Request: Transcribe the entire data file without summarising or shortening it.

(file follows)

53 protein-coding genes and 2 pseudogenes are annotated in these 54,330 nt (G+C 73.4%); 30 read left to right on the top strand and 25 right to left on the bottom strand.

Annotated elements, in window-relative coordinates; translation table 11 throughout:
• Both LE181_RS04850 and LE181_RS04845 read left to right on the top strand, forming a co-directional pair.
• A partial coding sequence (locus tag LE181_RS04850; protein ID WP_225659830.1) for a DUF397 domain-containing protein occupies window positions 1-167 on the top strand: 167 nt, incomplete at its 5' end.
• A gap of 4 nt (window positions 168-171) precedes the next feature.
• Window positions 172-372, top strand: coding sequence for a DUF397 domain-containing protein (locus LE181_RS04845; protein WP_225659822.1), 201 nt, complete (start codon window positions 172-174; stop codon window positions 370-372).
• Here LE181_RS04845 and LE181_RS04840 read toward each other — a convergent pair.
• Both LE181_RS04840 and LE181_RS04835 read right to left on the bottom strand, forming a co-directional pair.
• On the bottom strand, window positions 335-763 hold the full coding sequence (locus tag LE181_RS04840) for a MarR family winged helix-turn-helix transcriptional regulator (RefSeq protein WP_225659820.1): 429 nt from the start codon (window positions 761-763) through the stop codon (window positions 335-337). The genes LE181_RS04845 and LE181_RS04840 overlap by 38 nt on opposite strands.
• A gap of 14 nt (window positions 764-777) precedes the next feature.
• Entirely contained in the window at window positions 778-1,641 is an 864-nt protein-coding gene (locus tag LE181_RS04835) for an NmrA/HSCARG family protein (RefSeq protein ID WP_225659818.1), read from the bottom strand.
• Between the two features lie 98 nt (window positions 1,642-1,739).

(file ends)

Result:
53 protein-coding genes and 2 pseudogenes are annotated in these 54,330 nt (G+C 73.4%); 30 read left to right on the top strand and 25 right to left on the bottom strand.

Annotated elements, in window-relative coordinates; translation table 11 throughout:
• Both LE181_RS04850 and LE181_RS04845 read left to right on the top strand, forming a co-directional pair.
• A partial coding sequence (locus tag LE181_RS04850; protein ID WP_225659830.1) for a DUF397 domain-containing protein occupies window positions 1-167 on the top strand: 167 nt, incomplete at its 5' end.
• A gap of 4 nt (window positions 168-171) precedes the next feature.
• Window positions 172-372, top strand: coding sequence for a DUF397 domain-containing protein (locus LE181_RS04845; protein WP_225659822.1), 201 nt, complete (start codon window positions 172-174; stop codon window positions 370-372).
• Here LE181_RS04845 and LE181_RS04840 read toward each other — a convergent pair.
• Both LE181_RS04840 and LE181_RS04835 read right to left on the bottom strand, forming a co-directional pair.
• On the bottom strand, window positions 335-763 hold the full coding sequence (locus tag LE181_RS04840) for a MarR family winged helix-turn-helix transcriptional regulator (RefSeq protein WP_225659820.1): 429 nt from the start codon (window positions 761-763) through the stop codon (window positions 335-337). The genes LE181_RS04845 and LE181_RS04840 overlap by 38 nt on opposite strands.
• A gap of 14 nt (window positions 764-777) precedes the next feature.
• Entirely contained in the window at window positions 778-1,641 is an 864-nt protein-coding gene (locus tag LE181_RS04835) for an NmrA/HSCARG family protein (RefSeq protein ID WP_225659818.1), read from the bottom strand.
• Between the two features lie 98 nt (window positions 1,642-1,739).